Microsoft on Tuesday introduced the latest update to its plucky come-from-behind search engine, Bing, offering specialized results for music, TV, movies, and games. (CNET's Ina Fried has the full details.)
On the music front, Bing now offers playable search results: users can play a full-length version of each song once, and 30-second samples after that. The feature is similar to what Google introduced in October, provided by partner iLike. (Google also had a partnership with Lala, but Apple acquired that company in December and discontinued its online music-streaming service in May.)
If you like the song, you can then purchase the MP3 from the Zune Marketplace over the Web--a first for Microsoft. (Previously, you had to launch the Zune application.) You can also purchase it from iTunes or Amazon. Google only lets you buy from its partner iLike.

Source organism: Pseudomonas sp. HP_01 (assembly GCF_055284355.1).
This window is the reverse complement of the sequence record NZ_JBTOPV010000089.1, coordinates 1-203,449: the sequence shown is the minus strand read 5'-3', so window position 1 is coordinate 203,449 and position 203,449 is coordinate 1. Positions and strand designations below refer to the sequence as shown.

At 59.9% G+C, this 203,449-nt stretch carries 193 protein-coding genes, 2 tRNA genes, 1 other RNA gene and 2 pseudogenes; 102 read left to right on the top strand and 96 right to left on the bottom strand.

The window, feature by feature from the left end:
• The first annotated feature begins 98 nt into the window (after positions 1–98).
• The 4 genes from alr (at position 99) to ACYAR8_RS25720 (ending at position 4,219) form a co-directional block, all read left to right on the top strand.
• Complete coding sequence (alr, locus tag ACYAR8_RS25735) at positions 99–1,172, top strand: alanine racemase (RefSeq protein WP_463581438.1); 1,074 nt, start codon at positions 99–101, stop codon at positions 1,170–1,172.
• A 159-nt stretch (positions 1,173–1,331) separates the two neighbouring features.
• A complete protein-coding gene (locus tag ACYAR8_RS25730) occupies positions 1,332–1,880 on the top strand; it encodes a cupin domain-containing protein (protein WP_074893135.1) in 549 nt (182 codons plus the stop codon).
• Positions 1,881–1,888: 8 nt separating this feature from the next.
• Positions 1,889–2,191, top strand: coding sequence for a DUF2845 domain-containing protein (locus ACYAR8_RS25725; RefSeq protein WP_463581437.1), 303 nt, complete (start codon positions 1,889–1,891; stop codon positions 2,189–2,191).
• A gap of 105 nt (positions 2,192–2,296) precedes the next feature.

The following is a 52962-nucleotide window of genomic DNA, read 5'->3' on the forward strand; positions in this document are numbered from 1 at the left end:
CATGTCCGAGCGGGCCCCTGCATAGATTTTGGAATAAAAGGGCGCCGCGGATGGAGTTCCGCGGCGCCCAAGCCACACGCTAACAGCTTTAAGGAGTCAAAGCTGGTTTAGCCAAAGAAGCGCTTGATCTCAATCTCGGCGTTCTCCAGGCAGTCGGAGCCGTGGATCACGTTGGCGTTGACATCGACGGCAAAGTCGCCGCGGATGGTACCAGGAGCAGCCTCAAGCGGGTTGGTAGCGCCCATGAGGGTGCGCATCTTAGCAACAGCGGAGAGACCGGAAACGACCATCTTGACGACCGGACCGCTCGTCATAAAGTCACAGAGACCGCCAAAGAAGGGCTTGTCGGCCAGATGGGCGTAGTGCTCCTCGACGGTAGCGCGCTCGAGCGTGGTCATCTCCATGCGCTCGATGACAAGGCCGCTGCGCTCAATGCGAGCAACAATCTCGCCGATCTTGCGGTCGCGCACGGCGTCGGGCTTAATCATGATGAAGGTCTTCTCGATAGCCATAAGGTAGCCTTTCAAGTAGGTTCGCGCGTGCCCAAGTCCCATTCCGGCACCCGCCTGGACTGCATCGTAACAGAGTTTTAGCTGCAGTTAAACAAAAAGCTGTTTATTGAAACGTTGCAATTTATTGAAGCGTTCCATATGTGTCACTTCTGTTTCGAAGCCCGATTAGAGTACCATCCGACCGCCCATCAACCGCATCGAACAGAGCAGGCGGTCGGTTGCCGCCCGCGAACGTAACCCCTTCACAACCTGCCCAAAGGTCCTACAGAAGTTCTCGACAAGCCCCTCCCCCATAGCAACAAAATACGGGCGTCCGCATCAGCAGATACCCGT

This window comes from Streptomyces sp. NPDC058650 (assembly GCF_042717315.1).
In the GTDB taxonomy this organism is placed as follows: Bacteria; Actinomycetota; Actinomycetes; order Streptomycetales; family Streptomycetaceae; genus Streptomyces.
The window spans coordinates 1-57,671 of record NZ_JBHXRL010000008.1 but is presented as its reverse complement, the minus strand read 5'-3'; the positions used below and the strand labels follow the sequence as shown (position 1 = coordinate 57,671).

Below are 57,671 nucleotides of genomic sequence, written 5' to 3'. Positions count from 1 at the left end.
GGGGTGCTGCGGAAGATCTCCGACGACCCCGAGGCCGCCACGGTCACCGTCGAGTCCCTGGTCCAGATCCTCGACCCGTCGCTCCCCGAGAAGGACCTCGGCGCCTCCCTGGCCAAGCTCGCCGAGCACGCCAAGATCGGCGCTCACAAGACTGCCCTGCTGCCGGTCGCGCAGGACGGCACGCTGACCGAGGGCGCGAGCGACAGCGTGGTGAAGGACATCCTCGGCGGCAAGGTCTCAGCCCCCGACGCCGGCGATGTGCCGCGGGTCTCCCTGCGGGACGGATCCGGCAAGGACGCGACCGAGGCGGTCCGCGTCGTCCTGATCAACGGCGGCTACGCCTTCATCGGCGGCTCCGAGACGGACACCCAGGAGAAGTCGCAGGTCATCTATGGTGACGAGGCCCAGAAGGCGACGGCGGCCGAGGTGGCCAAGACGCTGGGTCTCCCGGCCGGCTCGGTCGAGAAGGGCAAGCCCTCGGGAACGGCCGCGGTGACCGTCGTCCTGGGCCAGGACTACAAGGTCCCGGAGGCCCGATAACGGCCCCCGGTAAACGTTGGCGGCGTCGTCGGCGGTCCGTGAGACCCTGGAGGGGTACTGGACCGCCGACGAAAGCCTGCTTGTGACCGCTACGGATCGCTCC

Bing's music search results beat Google in some other ways as well: artist results contain embedded biographies, a list of albums (click through and you get full song listings for each album, with embedded playback for songs that Microsoft has licensed), and--where available--lyrics licensed from LyricFind. The lyrics are displayed on a Bing subpage, meaning that you'll never have to click through to one of those random third-party lyrics sites, which are usually infested with annoying pop-up ads and other nasties.
Correction, 2:20 p.m., June 23: This post initially mischaracterized the playback restrictions on the songs delivered via Bing's new music search feature. Users will be able to play full-length songs only once, then will receive 30-second samples.